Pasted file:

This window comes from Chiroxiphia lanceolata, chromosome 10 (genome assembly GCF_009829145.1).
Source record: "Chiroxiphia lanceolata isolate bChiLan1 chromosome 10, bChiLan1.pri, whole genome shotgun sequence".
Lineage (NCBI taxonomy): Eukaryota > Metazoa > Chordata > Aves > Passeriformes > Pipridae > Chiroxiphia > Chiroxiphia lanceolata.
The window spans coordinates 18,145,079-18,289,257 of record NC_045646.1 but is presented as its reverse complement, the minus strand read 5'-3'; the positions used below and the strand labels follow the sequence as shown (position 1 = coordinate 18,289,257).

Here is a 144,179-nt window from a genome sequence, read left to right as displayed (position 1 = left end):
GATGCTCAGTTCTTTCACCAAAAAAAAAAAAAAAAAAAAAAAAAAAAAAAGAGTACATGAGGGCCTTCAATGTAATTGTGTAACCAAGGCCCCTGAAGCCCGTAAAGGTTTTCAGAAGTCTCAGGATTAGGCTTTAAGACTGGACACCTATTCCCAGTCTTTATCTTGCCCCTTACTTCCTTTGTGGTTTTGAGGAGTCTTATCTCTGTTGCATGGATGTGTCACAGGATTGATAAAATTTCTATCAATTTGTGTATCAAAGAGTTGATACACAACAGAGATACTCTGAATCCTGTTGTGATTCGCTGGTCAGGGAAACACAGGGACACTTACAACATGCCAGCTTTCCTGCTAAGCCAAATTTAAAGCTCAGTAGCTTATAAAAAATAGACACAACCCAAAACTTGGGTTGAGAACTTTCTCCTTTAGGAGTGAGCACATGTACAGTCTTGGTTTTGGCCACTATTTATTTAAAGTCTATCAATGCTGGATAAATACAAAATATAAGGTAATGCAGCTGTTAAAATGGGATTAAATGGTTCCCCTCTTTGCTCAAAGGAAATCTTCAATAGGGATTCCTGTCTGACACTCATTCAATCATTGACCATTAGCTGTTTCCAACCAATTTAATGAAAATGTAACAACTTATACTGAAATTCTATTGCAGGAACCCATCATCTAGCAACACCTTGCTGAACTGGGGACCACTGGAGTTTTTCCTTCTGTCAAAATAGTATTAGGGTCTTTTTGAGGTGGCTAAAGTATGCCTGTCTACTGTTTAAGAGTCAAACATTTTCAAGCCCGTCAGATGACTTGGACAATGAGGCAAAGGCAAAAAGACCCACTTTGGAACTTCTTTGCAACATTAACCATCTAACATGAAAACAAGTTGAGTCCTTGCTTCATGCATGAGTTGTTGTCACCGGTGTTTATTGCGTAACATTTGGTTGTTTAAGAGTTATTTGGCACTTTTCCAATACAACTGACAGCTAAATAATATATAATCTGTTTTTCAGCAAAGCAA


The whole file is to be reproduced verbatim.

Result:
This window comes from Chiroxiphia lanceolata, chromosome 10 (genome assembly GCF_009829145.1).
Source record: "Chiroxiphia lanceolata isolate bChiLan1 chromosome 10, bChiLan1.pri, whole genome shotgun sequence".
Lineage (NCBI taxonomy): Eukaryota > Metazoa > Chordata > Aves > Passeriformes > Pipridae > Chiroxiphia > Chiroxiphia lanceolata.
The window spans coordinates 18,145,079-18,289,257 of record NC_045646.1 but is presented as its reverse complement, the minus strand read 5'-3'; the positions used below and the strand labels follow the sequence as shown (position 1 = coordinate 18,289,257).

Here is a 144,179-nt window from a genome sequence, read left to right as displayed (position 1 = left end):
GATGCTCAGTTCTTTCACCAAAAAAAAAAAAAAAAAAAAAAAAAAAAAAAGAGTACATGAGGGCCTTCAATGTAATTGTGTAACCAAGGCCCCTGAAGCCCGTAAAGGTTTTCAGAAGTCTCAGGATTAGGCTTTAAGACTGGACACCTATTCCCAGTCTTTATCTTGCCCCTTACTTCCTTTGTGGTTTTGAGGAGTCTTATCTCTGTTGCATGGATGTGTCACAGGATTGATAAAATTTCTATCAATTTGTGTATCAAAGAGTTGATACACAACAGAGATACTCTGAATCCTGTTGTGATTCGCTGGTCAGGGAAACACAGGGACACTTACAACATGCCAGCTTTCCTGCTAAGCCAAATTTAAAGCTCAGTAGCTTATAAAAAATAGACACAACCCAAAACTTGGGTTGAGAACTTTCTCCTTTAGGAGTGAGCACATGTACAGTCTTGGTTTTGGCCACTATTTATTTAAAGTCTATCAATGCTGGATAAATACAAAATATAAGGTAATGCAGCTGTTAAAATGGGATTAAATGGTTCCCCTCTTTGCTCAAAGGAAATCTTCAATAGGGATTCCTGTCTGACACTCATTCAATCATTGACCATTAGCTGTTTCCAACCAATTTAATGAAAATGTAACAACTTATACTGAAATTCTATTGCAGGAACCCATCATCTAGCAACACCTTGCTGAACTGGGGACCACTGGAGTTTTTCCTTCTGTCAAAATAGTATTAGGGTCTTTTTGAGGTGGCTAAAGTATGCCTGTCTACTGTTTAAGAGTCAAACATTTTCAAGCCCGTCAGATGACTTGGACAATGAGGCAAAGGCAAAAAGACCCACTTTGGAACTTCTTTGCAACATTAACCATCTAACATGAAAACAAGTTGAGTCCTTGCTTCATGCATGAGTTGTTGTCACCGGTGTTTATTGCGTAACATTTGGTTGTTTAAGAGTTATTTGGCACTTTTCCAATACAACTGACAGCTAAATAATATATAATCTGTTTTTCAGCAAAGCAA